The role of protein kinase C (PKC) in N-methyl-d-aspartate (NMDA) receptor-mediated biochemical differentiation and c-fos protein expression was investigated in cultured cerebellar granule neurons. The biochemical differentiation of glutamatergic granule cells was studied in terms of the specific activity of phosphate-activated glutaminase, an enzyme important in the synthesis of the putative neurotransmitter pool of glutamate. When the partially depolarized cells were treated with NMDA for the last 1 to 3 days (between 2 and 5 days in vitro), it elevated the specific activity of glutaminase. In contrast, NMDA had little effect on the activity of aspartate aminotransferase or of lactate dehydrogenase. Treatment of 10-day old granule neurons with NMDA also resulted in a marked increase in the immunocytochemically measured expression of c-fos protein. The increases in both the activity of glutaminase and the steady state level of c-fos protein were specific to the activation of NMDA receptors, as they were completely blocked by d,l-2-amino-5-phosphonovaleric acid. The specific stimulation of NMDA receptors in PKC-depleted granule neurons or in the presence of reasonably specific PKC inhibitors also produced significant elevation in the activity of glutaminase and the expression of c-fos protein. These increases were similar in magnitude to those observed in the granule neurons of the respective control groups. Our findings demonstrate that PKC is not directly involved in the NMDA receptor-mediated signal transduction processes associated with biochemical differentiation and c-fos induction in cerebellar granule neurons. © 1995 Plenum Publishing Corporation.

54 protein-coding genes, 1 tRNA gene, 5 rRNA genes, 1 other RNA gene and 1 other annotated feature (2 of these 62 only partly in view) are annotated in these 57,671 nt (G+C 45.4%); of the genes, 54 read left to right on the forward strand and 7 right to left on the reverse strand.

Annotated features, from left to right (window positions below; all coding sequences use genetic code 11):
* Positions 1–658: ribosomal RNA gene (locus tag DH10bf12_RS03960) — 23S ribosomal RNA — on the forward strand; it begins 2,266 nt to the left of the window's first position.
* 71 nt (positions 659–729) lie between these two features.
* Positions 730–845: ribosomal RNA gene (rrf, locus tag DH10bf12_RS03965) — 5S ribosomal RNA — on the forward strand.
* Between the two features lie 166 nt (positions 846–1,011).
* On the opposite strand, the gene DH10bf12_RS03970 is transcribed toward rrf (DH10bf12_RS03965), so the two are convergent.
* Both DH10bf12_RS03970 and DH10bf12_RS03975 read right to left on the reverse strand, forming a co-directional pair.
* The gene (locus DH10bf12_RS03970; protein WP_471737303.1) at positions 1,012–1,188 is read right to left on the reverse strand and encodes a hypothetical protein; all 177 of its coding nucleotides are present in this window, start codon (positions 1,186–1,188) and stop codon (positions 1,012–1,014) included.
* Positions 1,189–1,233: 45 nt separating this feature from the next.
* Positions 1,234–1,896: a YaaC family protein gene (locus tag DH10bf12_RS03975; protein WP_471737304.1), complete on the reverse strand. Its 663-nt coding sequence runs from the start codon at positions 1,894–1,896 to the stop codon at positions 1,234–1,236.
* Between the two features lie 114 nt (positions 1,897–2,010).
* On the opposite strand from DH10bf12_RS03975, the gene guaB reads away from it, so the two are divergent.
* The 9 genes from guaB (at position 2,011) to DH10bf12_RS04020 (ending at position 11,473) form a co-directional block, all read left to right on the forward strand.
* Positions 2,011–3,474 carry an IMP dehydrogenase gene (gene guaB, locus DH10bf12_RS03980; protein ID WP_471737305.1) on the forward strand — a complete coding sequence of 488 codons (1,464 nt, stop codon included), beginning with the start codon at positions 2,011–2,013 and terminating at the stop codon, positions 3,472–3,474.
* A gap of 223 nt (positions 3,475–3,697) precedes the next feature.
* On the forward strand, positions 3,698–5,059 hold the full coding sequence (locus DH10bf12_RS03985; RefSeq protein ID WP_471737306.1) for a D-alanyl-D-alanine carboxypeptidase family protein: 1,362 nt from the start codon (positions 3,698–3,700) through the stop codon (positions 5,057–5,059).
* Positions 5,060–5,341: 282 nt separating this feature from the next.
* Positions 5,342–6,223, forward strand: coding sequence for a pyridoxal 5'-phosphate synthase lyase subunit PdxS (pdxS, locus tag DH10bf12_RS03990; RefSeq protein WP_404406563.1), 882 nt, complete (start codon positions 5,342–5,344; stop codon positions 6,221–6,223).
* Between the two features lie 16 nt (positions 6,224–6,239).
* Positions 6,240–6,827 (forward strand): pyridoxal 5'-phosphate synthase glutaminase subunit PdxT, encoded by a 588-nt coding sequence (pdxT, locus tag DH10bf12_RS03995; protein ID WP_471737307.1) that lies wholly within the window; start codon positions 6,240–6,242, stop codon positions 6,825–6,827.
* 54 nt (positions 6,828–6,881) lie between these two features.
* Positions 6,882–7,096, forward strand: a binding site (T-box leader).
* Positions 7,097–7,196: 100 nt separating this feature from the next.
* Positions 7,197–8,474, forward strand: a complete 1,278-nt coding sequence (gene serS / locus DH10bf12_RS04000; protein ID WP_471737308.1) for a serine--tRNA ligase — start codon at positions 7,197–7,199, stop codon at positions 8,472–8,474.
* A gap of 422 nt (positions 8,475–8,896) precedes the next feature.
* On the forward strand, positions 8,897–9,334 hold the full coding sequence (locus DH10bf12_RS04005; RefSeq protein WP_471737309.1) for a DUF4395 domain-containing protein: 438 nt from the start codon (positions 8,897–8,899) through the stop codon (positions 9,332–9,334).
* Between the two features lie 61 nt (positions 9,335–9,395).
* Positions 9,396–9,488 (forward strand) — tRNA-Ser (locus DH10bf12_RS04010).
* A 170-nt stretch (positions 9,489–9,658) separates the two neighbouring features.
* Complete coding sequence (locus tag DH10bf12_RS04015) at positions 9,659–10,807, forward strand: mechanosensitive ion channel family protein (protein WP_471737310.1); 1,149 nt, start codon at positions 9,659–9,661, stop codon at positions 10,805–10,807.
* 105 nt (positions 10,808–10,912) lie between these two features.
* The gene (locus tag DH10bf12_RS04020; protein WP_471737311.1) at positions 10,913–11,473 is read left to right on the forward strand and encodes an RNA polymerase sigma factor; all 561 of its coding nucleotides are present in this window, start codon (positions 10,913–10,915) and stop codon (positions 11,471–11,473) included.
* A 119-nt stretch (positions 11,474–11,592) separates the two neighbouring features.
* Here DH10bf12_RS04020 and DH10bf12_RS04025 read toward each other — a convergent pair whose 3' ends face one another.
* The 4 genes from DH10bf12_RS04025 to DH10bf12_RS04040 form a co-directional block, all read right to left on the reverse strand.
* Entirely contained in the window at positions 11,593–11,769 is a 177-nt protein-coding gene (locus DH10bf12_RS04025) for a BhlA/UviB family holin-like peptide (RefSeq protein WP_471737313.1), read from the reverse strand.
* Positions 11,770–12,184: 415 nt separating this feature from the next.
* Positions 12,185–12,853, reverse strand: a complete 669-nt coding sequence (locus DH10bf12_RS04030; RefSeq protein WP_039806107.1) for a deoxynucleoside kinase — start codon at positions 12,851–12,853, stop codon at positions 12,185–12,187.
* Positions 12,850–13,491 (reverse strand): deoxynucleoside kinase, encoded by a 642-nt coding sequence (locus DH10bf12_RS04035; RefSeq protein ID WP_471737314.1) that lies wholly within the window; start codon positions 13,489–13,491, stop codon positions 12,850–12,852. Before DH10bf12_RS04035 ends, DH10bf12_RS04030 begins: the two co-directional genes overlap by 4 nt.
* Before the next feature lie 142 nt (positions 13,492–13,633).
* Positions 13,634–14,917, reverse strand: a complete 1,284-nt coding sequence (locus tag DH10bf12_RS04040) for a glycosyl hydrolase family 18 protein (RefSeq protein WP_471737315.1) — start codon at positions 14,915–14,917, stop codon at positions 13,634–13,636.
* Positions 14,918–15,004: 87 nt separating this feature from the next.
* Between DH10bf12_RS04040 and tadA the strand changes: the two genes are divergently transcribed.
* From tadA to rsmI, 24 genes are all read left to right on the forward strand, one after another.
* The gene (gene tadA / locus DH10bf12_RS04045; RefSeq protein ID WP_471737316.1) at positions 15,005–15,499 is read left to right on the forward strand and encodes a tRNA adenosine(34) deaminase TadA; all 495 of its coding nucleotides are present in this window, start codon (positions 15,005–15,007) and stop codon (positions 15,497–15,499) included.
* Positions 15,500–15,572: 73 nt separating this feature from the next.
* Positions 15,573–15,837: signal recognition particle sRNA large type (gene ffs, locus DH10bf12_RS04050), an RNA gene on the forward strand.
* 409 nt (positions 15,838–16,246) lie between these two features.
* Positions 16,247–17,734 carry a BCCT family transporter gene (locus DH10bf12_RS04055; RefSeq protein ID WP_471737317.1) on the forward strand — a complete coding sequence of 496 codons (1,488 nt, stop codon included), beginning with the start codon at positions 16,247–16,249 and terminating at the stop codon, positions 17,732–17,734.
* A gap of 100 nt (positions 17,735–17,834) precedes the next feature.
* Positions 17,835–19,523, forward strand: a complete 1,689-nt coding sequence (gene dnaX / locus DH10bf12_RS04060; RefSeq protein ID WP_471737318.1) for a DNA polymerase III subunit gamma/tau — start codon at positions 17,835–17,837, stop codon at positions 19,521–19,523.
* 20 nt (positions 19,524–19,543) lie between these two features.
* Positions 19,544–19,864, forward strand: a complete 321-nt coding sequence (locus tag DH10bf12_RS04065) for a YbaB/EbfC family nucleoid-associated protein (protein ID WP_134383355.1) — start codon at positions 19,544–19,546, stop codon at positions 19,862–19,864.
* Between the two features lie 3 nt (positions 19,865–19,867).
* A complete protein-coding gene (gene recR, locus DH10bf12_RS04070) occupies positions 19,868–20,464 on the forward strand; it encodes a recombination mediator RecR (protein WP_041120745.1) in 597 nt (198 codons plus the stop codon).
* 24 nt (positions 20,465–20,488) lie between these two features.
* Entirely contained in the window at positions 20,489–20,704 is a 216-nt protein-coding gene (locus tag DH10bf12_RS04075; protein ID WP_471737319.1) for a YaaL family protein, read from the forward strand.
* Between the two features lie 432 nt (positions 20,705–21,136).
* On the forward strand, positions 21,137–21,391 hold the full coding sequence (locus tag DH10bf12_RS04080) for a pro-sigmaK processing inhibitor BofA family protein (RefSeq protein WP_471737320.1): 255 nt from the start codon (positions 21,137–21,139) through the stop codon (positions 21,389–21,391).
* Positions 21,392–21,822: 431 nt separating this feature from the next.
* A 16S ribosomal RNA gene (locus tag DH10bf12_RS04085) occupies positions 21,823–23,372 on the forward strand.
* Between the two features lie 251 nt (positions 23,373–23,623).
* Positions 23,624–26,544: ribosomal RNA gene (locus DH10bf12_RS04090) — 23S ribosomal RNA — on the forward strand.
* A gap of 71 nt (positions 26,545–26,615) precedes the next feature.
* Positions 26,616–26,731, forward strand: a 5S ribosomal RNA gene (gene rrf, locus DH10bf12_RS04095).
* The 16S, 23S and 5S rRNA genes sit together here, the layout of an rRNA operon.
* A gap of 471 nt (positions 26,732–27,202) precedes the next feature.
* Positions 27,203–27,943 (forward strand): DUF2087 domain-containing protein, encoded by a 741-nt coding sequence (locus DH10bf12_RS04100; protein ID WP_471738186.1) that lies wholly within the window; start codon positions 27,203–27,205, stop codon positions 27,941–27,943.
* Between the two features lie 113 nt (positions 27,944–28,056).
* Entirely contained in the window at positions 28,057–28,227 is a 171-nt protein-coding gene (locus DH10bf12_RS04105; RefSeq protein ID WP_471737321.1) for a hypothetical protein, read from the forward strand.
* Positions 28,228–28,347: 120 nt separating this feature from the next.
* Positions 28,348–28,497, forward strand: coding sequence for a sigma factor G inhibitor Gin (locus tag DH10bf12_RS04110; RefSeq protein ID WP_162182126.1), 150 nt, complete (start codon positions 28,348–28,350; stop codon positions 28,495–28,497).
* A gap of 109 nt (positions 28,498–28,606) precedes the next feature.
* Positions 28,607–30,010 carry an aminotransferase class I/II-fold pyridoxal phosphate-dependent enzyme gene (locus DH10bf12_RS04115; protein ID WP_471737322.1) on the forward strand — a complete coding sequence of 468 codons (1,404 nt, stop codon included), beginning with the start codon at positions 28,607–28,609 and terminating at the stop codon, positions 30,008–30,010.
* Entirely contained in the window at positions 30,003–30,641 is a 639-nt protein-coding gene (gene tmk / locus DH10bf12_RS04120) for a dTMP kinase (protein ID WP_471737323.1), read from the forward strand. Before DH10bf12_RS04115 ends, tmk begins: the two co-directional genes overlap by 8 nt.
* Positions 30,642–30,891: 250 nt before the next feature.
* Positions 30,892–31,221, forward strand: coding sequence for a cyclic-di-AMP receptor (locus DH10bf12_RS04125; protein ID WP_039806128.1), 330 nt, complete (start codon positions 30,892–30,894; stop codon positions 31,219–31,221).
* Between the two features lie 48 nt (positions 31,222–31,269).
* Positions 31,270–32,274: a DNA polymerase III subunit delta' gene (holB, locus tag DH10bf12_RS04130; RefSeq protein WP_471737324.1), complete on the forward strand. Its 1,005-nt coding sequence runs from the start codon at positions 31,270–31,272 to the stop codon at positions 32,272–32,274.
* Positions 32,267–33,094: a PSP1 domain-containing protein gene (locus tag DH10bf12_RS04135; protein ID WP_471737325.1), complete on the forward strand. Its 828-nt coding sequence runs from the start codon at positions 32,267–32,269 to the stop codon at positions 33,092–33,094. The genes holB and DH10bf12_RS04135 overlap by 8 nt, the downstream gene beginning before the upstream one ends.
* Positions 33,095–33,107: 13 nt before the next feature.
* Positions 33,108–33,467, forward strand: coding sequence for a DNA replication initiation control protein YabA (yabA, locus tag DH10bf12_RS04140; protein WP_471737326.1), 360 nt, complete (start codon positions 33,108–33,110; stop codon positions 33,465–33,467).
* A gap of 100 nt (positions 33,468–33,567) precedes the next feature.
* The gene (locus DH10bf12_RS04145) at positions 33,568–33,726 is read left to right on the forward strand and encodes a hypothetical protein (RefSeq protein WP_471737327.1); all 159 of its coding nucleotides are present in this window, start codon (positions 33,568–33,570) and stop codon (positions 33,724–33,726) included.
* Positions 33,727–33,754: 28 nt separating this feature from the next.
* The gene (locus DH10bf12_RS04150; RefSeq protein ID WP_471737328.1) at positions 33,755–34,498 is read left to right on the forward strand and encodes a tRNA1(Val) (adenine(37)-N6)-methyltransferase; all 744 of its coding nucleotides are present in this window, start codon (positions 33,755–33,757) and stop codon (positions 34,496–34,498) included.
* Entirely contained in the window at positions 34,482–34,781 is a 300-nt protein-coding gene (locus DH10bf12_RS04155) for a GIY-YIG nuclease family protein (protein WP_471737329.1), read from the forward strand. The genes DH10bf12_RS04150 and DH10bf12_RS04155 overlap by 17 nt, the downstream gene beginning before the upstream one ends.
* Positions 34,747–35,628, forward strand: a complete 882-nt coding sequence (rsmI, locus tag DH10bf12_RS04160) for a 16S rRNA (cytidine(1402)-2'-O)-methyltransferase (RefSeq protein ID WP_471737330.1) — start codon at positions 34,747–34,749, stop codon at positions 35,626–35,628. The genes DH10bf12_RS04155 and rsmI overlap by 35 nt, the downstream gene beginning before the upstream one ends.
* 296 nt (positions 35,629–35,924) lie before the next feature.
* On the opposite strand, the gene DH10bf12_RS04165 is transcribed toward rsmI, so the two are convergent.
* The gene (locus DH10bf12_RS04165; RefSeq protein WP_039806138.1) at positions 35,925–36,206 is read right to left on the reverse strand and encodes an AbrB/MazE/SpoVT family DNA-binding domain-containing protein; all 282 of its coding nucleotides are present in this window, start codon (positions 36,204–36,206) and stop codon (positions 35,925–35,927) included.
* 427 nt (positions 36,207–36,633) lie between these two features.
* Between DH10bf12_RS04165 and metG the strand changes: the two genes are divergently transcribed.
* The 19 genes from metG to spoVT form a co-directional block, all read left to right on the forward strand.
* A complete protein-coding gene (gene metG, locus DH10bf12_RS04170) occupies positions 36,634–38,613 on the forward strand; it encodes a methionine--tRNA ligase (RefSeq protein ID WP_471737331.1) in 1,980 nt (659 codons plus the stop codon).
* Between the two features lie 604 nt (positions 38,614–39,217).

|Publication status||Published - 1 May 1995|
- c-fos protein expression
- cerebellar granule neuron
- protein kinase C
- regulation of glutaminase